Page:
If you do not have your prescription medication with you but want the information about it to be available to the health care workers who will see you, you can ask a member of your household to bring it to the station. The police will not accept the medication from the household member, but are required to record the information on the prescription bottle on your Medical Treatment of Prisoner Form, along with contact information for the household member who came to the precinct.
It is up to you to tell the police, the corrections officers or the EMS paramedics at Central Booking that you need medication. For people with asthma or other conditions that cause trouble breathing, the paramedics have oxygen supplies and over-the-counter inhalers available.
While you are in Central Booking, you should as to be taken to the EMS station if you feel sick.The paramedic will evaluate your condition, and if it appears that you need medication or treatment, police regulations require that you be taken to a hospital emergency room, where a doctor will provide treatment and administer required medication.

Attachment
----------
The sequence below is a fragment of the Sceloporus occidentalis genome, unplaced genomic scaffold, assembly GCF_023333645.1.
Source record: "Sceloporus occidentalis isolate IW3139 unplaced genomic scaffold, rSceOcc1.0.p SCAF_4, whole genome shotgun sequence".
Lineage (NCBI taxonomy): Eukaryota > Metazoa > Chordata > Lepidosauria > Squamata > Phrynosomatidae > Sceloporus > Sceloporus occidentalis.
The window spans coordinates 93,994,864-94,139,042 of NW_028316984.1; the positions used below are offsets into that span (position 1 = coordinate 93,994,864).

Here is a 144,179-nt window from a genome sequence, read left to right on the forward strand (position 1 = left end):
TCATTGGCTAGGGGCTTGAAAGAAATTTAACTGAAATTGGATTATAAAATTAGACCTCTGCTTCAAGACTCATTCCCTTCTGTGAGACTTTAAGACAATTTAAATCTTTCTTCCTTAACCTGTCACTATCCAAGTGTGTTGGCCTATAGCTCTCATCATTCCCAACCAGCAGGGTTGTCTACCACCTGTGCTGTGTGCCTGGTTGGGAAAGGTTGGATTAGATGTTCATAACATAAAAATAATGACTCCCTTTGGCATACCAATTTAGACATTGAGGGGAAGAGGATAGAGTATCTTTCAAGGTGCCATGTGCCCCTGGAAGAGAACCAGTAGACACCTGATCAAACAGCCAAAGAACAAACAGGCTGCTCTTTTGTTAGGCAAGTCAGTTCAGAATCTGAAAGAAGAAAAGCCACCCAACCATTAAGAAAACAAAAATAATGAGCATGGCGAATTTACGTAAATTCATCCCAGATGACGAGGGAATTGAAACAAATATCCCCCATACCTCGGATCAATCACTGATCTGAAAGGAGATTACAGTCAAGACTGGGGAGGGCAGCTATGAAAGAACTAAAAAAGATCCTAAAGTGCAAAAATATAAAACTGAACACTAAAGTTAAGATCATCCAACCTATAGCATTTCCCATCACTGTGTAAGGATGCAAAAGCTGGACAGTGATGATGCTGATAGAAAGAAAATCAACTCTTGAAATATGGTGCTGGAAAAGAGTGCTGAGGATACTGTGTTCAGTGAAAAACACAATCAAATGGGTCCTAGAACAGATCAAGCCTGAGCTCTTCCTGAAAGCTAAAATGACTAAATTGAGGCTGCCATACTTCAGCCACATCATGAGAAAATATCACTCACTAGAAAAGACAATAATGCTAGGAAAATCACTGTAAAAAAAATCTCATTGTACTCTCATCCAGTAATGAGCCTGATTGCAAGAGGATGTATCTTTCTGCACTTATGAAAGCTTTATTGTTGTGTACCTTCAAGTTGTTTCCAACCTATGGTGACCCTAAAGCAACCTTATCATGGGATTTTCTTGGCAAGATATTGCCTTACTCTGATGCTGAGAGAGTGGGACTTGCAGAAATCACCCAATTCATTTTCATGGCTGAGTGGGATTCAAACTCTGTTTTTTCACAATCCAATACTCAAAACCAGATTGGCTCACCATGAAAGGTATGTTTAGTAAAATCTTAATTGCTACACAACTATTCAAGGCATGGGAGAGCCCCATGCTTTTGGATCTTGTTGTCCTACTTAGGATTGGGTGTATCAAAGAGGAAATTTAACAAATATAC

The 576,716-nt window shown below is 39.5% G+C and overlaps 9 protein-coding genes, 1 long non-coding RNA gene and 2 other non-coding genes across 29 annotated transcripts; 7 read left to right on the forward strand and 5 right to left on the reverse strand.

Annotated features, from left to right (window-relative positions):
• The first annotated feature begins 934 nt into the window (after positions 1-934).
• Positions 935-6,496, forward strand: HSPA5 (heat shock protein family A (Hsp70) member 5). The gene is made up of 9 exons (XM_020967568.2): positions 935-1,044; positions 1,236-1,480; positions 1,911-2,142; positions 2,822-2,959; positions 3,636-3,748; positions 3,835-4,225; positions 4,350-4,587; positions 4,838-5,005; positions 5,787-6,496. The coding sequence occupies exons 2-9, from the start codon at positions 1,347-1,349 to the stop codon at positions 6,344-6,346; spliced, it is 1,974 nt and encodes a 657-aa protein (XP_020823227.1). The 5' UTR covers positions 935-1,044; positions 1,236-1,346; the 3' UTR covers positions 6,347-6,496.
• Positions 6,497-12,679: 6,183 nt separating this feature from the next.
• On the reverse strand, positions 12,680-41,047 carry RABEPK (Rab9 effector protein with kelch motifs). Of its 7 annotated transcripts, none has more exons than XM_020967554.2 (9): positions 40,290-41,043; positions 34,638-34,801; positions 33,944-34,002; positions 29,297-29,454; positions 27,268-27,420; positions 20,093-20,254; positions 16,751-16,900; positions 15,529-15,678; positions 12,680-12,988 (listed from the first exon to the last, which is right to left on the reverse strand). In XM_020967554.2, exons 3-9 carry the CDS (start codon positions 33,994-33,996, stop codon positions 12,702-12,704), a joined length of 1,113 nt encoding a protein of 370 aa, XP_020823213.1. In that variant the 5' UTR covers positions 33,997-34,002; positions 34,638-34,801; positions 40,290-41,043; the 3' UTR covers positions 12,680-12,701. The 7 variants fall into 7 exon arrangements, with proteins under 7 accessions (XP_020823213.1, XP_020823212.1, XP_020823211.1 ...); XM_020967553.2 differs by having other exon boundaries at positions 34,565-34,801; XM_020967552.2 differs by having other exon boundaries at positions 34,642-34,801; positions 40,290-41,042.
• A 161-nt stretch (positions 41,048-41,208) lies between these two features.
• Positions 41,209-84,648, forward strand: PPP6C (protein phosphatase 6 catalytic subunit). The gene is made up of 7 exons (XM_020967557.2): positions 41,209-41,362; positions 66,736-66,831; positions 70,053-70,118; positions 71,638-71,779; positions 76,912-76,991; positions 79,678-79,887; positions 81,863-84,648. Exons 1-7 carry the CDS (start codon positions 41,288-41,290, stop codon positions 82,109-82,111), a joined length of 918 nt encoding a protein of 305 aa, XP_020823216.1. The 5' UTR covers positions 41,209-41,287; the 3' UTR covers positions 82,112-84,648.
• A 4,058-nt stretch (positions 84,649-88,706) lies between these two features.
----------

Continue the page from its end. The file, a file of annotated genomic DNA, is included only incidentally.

It has been our experience that some police officers try to discourage people who need medication from asking for it, by telling them that a trip to the hospital for medication will delay their release from jail by several days. THIS IS NOT TRUE. On average, people who go to the hospital for medication get out of jail just as quickly as people who do not.
Once you get to the hospital, explain to the doctor your exact medication needs. If information about your prescription was recorded on a Medical Treatment of Prisoner form, call that to the doctor’s attention. If the doctor agrees that the medication is medically necessary, the hospital will issue enough medication to get you through the arraignment process. This medication will be held for you at the Emergency Medical Services station at Central Booking. You will go there each time you need to take your medication.